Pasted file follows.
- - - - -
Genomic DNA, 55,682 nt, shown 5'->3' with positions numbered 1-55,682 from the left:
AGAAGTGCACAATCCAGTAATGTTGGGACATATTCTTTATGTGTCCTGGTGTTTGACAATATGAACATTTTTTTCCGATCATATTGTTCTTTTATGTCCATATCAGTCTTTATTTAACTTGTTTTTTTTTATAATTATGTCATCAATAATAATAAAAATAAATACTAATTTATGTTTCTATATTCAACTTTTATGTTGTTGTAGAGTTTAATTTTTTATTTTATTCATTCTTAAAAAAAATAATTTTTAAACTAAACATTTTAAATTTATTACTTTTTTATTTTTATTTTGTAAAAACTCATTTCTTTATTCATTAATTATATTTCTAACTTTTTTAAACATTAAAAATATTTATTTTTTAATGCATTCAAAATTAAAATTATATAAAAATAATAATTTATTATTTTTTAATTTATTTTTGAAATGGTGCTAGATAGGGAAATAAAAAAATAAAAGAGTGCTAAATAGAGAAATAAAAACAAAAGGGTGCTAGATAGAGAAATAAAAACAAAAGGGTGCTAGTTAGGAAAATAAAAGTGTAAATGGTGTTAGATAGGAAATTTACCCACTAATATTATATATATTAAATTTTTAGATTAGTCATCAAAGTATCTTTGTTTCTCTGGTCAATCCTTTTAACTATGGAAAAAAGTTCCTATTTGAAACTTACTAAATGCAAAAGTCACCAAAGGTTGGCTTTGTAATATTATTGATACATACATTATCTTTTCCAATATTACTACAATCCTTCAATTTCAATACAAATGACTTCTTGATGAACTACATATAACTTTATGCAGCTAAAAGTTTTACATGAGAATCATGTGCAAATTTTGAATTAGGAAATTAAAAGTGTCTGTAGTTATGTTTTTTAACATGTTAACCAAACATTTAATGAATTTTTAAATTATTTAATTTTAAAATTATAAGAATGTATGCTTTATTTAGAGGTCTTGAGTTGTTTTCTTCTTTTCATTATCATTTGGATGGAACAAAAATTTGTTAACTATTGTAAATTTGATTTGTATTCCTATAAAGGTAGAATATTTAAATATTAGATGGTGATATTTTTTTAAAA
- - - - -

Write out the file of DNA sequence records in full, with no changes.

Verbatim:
Genomic DNA, 55,682 nt, shown 5'->3' with positions numbered 1-55,682 from the left:
AGAAGTGCACAATCCAGTAATGTTGGGACATATTCTTTATGTGTCCTGGTGTTTGACAATATGAACATTTTTTTCCGATCATATTGTTCTTTTATGTCCATATCAGTCTTTATTTAACTTGTTTTTTTTTATAATTATGTCATCAATAATAATAAAAATAAATACTAATTTATGTTTCTATATTCAACTTTTATGTTGTTGTAGAGTTTAATTTTTTATTTTATTCATTCTTAAAAAAAATAATTTTTAAACTAAACATTTTAAATTTATTACTTTTTTATTTTTATTTTGTAAAAACTCATTTCTTTATTCATTAATTATATTTCTAACTTTTTTAAACATTAAAAATATTTATTTTTTAATGCATTCAAAATTAAAATTATATAAAAATAATAATTTATTATTTTTTAATTTATTTTTGAAATGGTGCTAGATAGGGAAATAAAAAAATAAAAGAGTGCTAAATAGAGAAATAAAAACAAAAGGGTGCTAGATAGAGAAATAAAAACAAAAGGGTGCTAGTTAGGAAAATAAAAGTGTAAATGGTGTTAGATAGGAAATTTACCCACTAATATTATATATATTAAATTTTTAGATTAGTCATCAAAGTATCTTTGTTTCTCTGGTCAATCCTTTTAACTATGGAAAAAAGTTCCTATTTGAAACTTACTAAATGCAAAAGTCACCAAAGGTTGGCTTTGTAATATTATTGATACATACATTATCTTTTCCAATATTACTACAATCCTTCAATTTCAATACAAATGACTTCTTGATGAACTACATATAACTTTATGCAGCTAAAAGTTTTACATGAGAATCATGTGCAAATTTTGAATTAGGAAATTAAAAGTGTCTGTAGTTATGTTTTTTAACATGTTAACCAAACATTTAATGAATTTTTAAATTATTTAATTTTAAAATTATAAGAATGTATGCTTTATTTAGAGGTCTTGAGTTGTTTTCTTCTTTTCATTATCATTTGGATGGAACAAAAATTTGTTAACTATTGTAAATTTGATTTGTATTCCTATAAAGGTAGAATATTTAAATATTAGATGGTGATATTTTTTTAAAA